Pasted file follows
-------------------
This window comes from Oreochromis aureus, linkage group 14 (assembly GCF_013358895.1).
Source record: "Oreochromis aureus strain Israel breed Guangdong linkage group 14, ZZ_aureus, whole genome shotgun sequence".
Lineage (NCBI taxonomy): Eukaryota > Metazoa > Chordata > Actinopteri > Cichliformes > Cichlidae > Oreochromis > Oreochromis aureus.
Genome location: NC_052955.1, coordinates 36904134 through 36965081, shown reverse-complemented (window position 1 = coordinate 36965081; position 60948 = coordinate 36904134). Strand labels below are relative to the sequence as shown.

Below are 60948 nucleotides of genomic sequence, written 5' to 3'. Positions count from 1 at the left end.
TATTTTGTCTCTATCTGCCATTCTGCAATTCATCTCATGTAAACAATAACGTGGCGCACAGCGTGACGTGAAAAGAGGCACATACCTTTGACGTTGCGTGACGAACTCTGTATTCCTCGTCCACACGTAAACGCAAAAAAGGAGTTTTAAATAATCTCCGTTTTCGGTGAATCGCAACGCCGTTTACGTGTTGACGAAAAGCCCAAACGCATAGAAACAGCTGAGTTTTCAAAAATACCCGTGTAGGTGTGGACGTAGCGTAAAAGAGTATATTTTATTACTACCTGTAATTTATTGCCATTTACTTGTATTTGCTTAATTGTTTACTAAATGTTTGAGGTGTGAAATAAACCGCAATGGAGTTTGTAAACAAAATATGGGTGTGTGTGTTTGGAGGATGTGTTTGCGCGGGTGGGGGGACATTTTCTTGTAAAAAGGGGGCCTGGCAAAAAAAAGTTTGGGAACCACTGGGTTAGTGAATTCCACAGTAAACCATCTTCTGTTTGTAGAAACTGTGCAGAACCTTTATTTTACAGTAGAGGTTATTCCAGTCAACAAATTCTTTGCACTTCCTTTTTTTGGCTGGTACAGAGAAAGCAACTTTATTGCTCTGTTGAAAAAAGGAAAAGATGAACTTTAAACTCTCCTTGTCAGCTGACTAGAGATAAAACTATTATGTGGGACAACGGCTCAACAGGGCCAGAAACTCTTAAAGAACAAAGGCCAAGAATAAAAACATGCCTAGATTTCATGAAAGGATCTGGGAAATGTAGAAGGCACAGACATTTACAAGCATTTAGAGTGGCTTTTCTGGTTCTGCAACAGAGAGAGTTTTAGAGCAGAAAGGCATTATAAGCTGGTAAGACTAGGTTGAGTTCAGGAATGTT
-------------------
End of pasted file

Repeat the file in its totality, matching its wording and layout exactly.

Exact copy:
This window comes from Oreochromis aureus, linkage group 14 (assembly GCF_013358895.1).
Source record: "Oreochromis aureus strain Israel breed Guangdong linkage group 14, ZZ_aureus, whole genome shotgun sequence".
Lineage (NCBI taxonomy): Eukaryota > Metazoa > Chordata > Actinopteri > Cichliformes > Cichlidae > Oreochromis > Oreochromis aureus.
Genome location: NC_052955.1, coordinates 36904134 through 36965081, shown reverse-complemented (window position 1 = coordinate 36965081; position 60948 = coordinate 36904134). Strand labels below are relative to the sequence as shown.

Below are 60948 nucleotides of genomic sequence, written 5' to 3'. Positions count from 1 at the left end.
TATTTTGTCTCTATCTGCCATTCTGCAATTCATCTCATGTAAACAATAACGTGGCGCACAGCGTGACGTGAAAAGAGGCACATACCTTTGACGTTGCGTGACGAACTCTGTATTCCTCGTCCACACGTAAACGCAAAAAAGGAGTTTTAAATAATCTCCGTTTTCGGTGAATCGCAACGCCGTTTACGTGTTGACGAAAAGCCCAAACGCATAGAAACAGCTGAGTTTTCAAAAATACCCGTGTAGGTGTGGACGTAGCGTAAAAGAGTATATTTTATTACTACCTGTAATTTATTGCCATTTACTTGTATTTGCTTAATTGTTTACTAAATGTTTGAGGTGTGAAATAAACCGCAATGGAGTTTGTAAACAAAATATGGGTGTGTGTGTTTGGAGGATGTGTTTGCGCGGGTGGGGGGACATTTTCTTGTAAAAAGGGGGCCTGGCAAAAAAAAGTTTGGGAACCACTGGGTTAGTGAATTCCACAGTAAACCATCTTCTGTTTGTAGAAACTGTGCAGAACCTTTATTTTACAGTAGAGGTTATTCCAGTCAACAAATTCTTTGCACTTCCTTTTTTTGGCTGGTACAGAGAAAGCAACTTTATTGCTCTGTTGAAAAAAGGAAAAGATGAACTTTAAACTCTCCTTGTCAGCTGACTAGAGATAAAACTATTATGTGGGACAACGGCTCAACAGGGCCAGAAACTCTTAAAGAACAAAGGCCAAGAATAAAAACATGCCTAGATTTCATGAAAGGATCTGGGAAATGTAGAAGGCACAGACATTTACAAGCATTTAGAGTGGCTTTTCTGGTTCTGCAACAGAGAGAGTTTTAGAGCAGAAAGGCATTATAAGCTGGTAAGACTAGGTTGAGTTCAGGAATGTT